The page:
Climate change policy is a contested field, with rival perspectives underpinning radically different policy propositions: from encouraging the market to innovate technical solutions to climate change through to the replacement of a market economy with an eco-socialist model. These differing policy options draw upon a variety of economic concepts and approaches, with significant consequent divergences in their policy recommendations. In this paper, we consider policy as assembled from a wide range of sociomaterial components–some human, others non-human. Using a ‘new materialist’ toolkit, we explore four contemporary climate change policies to unpack these policy-assemblages, and assess the different uses made of economics in each assemblage. We conclude that none of these contemporary policies is adequate to address climate change. Yet despite the incommensurability between how these disparate policies use economic concepts and theories, we suggest a materialist synthesis based on a comprehensive climate change policy-assemblage.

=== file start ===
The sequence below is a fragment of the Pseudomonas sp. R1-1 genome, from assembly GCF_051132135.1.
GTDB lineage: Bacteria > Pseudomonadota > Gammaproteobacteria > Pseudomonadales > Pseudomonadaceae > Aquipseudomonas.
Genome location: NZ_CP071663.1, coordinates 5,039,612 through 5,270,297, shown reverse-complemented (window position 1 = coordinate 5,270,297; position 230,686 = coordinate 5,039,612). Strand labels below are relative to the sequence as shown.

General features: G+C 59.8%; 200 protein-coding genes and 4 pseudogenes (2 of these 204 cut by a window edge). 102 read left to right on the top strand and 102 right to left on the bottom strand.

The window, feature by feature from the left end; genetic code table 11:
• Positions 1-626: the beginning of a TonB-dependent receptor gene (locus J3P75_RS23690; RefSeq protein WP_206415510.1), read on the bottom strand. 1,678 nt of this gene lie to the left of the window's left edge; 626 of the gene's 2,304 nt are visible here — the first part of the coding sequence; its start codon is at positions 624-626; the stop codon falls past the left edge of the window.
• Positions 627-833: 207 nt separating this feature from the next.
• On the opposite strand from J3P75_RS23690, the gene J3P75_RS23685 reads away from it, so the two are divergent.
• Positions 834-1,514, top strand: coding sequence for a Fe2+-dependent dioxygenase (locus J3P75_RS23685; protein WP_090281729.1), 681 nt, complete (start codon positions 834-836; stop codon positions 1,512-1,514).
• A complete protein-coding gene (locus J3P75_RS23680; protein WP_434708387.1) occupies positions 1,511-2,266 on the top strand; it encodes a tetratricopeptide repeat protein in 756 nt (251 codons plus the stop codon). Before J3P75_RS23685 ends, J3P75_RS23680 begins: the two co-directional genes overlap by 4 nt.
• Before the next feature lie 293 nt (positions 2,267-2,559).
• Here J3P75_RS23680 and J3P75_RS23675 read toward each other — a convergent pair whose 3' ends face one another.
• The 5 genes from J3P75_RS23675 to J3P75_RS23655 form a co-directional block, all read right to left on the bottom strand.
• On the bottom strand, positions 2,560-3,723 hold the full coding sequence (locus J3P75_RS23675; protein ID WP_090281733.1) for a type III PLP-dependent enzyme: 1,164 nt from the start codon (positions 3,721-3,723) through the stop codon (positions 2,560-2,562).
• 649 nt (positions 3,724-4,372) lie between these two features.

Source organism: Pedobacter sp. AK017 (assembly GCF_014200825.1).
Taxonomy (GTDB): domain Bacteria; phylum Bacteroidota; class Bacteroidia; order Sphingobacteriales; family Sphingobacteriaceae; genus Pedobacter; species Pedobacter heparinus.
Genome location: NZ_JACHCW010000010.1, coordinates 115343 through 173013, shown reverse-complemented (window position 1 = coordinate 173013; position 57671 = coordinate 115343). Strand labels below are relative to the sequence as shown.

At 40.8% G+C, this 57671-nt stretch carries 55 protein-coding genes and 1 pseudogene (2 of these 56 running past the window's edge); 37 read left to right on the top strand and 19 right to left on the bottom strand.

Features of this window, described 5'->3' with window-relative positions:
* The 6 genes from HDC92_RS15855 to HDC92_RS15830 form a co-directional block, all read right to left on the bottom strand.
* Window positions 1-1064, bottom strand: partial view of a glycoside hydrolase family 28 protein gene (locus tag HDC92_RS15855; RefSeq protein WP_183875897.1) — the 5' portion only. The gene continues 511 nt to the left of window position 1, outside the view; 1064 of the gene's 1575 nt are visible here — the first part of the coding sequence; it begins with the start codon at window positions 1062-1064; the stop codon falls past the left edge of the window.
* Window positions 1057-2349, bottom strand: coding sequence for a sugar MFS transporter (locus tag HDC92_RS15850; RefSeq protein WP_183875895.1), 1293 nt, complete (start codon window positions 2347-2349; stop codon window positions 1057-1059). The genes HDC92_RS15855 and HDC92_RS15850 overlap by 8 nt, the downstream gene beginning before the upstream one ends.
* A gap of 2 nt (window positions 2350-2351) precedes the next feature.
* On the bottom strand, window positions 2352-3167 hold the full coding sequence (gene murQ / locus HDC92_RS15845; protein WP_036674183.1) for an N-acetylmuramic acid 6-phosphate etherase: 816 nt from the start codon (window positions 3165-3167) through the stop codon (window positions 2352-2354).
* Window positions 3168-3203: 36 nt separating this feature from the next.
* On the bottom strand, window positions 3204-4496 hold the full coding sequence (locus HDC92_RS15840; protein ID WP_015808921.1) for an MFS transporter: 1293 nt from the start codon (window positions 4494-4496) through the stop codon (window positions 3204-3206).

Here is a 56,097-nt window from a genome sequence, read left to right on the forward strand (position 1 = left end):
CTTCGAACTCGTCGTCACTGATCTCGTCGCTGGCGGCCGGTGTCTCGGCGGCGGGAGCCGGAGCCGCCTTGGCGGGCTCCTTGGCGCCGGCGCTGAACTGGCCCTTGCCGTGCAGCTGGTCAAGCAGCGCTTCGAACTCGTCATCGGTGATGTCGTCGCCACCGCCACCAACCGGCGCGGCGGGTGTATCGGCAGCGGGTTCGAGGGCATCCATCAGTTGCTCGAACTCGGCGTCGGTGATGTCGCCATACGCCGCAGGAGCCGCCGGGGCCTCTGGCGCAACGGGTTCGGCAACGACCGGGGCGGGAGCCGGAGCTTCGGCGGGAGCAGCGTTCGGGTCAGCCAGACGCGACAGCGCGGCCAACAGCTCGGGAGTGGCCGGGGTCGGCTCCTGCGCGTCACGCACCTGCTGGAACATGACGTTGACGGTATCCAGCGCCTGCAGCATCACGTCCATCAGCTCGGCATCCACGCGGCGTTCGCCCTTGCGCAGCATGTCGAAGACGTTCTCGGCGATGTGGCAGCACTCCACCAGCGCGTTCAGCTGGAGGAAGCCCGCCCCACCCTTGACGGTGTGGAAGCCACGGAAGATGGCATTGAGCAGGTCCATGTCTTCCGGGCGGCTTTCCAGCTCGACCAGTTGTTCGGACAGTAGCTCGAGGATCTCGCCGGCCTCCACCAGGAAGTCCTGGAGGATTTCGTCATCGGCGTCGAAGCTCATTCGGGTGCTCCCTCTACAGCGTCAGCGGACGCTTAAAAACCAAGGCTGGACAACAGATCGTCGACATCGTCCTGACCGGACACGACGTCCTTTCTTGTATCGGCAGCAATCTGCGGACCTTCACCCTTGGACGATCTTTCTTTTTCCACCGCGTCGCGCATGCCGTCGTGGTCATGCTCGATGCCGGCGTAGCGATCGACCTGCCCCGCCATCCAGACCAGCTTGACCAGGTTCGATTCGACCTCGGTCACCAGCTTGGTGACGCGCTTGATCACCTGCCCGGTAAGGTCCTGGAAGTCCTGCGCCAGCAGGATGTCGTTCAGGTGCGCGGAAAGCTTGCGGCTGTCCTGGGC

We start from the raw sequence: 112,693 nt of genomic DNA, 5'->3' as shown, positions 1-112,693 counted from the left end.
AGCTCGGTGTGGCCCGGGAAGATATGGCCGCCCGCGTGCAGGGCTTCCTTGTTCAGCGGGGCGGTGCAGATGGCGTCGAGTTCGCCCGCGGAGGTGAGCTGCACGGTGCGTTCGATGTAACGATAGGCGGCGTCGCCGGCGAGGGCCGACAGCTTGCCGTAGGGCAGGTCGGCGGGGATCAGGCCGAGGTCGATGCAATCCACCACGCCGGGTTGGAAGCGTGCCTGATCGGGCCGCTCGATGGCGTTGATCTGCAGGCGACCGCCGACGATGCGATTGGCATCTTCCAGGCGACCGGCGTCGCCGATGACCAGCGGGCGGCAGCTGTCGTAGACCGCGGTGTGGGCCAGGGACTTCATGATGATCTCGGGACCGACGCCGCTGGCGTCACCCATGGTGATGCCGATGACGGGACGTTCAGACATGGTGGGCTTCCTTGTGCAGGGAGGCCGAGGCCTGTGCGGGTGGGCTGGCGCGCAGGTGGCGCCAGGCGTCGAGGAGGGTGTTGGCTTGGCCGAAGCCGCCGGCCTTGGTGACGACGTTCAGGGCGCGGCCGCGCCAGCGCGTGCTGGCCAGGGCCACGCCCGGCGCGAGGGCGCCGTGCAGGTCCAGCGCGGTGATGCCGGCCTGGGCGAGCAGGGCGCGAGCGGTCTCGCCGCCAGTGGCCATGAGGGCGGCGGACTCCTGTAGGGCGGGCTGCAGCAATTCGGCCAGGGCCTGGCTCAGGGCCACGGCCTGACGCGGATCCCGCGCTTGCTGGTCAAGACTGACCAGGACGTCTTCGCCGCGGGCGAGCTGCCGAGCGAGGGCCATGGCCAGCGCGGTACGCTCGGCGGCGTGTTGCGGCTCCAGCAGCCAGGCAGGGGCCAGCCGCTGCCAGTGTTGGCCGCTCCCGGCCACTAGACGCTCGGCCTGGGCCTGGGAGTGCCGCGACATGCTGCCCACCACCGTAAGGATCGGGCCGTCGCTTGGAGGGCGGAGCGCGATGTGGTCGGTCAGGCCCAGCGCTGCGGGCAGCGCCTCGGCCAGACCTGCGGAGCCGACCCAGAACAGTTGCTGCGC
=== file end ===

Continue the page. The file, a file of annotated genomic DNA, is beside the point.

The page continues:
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- Department of Behavioural and Social Sciences - Professor of Sociology
- School of Human and Health Sciences
- Centre for Citizenship, Conflict, Identity and Diversity